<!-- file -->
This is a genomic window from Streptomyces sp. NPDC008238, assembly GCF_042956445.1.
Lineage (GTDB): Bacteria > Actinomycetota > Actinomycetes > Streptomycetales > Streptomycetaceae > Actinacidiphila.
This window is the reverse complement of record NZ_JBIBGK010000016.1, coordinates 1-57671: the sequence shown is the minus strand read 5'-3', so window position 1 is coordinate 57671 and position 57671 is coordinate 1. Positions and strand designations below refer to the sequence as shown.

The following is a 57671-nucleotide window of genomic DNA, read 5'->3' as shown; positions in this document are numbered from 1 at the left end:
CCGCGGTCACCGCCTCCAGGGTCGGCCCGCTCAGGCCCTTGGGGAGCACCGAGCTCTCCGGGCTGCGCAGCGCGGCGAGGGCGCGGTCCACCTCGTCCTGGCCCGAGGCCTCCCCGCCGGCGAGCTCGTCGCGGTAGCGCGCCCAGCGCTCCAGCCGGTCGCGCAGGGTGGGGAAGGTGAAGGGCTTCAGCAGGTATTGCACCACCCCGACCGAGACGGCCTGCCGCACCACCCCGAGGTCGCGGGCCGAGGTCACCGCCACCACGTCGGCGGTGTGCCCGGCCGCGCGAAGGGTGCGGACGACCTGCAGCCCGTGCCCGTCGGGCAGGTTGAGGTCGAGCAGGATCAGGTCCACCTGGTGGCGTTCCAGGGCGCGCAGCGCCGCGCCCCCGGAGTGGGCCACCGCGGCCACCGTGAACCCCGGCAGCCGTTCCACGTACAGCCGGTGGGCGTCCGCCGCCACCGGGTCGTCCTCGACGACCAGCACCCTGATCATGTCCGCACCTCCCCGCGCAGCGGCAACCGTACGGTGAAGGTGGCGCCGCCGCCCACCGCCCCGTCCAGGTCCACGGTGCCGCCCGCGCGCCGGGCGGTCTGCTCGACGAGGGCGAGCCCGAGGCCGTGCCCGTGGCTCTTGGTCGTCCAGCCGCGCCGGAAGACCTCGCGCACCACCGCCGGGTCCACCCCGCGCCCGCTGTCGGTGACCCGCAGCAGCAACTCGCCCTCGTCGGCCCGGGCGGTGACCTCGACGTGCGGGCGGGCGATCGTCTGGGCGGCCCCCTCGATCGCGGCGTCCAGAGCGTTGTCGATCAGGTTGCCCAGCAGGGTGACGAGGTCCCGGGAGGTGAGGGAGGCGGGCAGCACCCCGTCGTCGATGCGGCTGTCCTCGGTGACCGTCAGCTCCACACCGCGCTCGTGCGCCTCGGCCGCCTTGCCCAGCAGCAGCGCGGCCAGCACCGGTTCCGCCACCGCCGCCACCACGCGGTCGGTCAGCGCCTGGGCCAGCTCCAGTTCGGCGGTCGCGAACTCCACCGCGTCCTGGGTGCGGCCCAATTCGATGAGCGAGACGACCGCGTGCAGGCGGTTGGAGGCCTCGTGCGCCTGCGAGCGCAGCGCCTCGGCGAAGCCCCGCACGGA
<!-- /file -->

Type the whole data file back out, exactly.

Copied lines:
This is a genomic window from Streptomyces sp. NPDC008238, assembly GCF_042956445.1.
Lineage (GTDB): Bacteria > Actinomycetota > Actinomycetes > Streptomycetales > Streptomycetaceae > Actinacidiphila.
This window is the reverse complement of record NZ_JBIBGK010000016.1, coordinates 1-57671: the sequence shown is the minus strand read 5'-3', so window position 1 is coordinate 57671 and position 57671 is coordinate 1. Positions and strand designations below refer to the sequence as shown.

The following is a 57671-nucleotide window of genomic DNA, read 5'->3' as shown; positions in this document are numbered from 1 at the left end:
CCGCGGTCACCGCCTCCAGGGTCGGCCCGCTCAGGCCCTTGGGGAGCACCGAGCTCTCCGGGCTGCGCAGCGCGGCGAGGGCGCGGTCCACCTCGTCCTGGCCCGAGGCCTCCCCGCCGGCGAGCTCGTCGCGGTAGCGCGCCCAGCGCTCCAGCCGGTCGCGCAGGGTGGGGAAGGTGAAGGGCTTCAGCAGGTATTGCACCACCCCGACCGAGACGGCCTGCCGCACCACCCCGAGGTCGCGGGCCGAGGTCACCGCCACCACGTCGGCGGTGTGCCCGGCCGCGCGAAGGGTGCGGACGACCTGCAGCCCGTGCCCGTCGGGCAGGTTGAGGTCGAGCAGGATCAGGTCCACCTGGTGGCGTTCCAGGGCGCGCAGCGCCGCGCCCCCGGAGTGGGCCACCGCGGCCACCGTGAACCCCGGCAGCCGTTCCACGTACAGCCGGTGGGCGTCCGCCGCCACCGGGTCGTCCTCGACGACCAGCACCCTGATCATGTCCGCACCTCCCCGCGCAGCGGCAACCGTACGGTGAAGGTGGCGCCGCCGCCCACCGCCCCGTCCAGGTCCACGGTGCCGCCCGCGCGCCGGGCGGTCTGCTCGACGAGGGCGAGCCCGAGGCCGTGCCCGTGGCTCTTGGTCGTCCAGCCGCGCCGGAAGACCTCGCGCACCACCGCCGGGTCCACCCCGCGCCCGCTGTCGGTGACCCGCAGCAGCAACTCGCCCTCGTCGGCCCGGGCGGTGACCTCGACGTGCGGGCGGGCGATCGTCTGGGCGGCCCCCTCGATCGCGGCGTCCAGAGCGTTGTCGATCAGGTTGCCCAGCAGGGTGACGAGGTCCCGGGAGGTGAGGGAGGCGGGCAGCACCCCGTCGTCGATGCGGCTGTCCTCGGTGACCGTCAGCTCCACACCGCGCTCGTGCGCCTCGGCCGCCTTGCCCAGCAGCAGCGCGGCCAGCACCGGTTCCGCCACCGCCGCCACCACGCGGTCGGTCAGCGCCTGGGCCAGCTCCAGTTCGGCGGTCGCGAACTCCACCGCGTCCTGGGTGCGGCCCAATTCGATGAGCGAGACGACCGCGTGCAGGCGGTTGGAGGCCTCGTGCGCCTGCGAGCGCAGCGCCTCGGCGAAGCCCCGCACGGA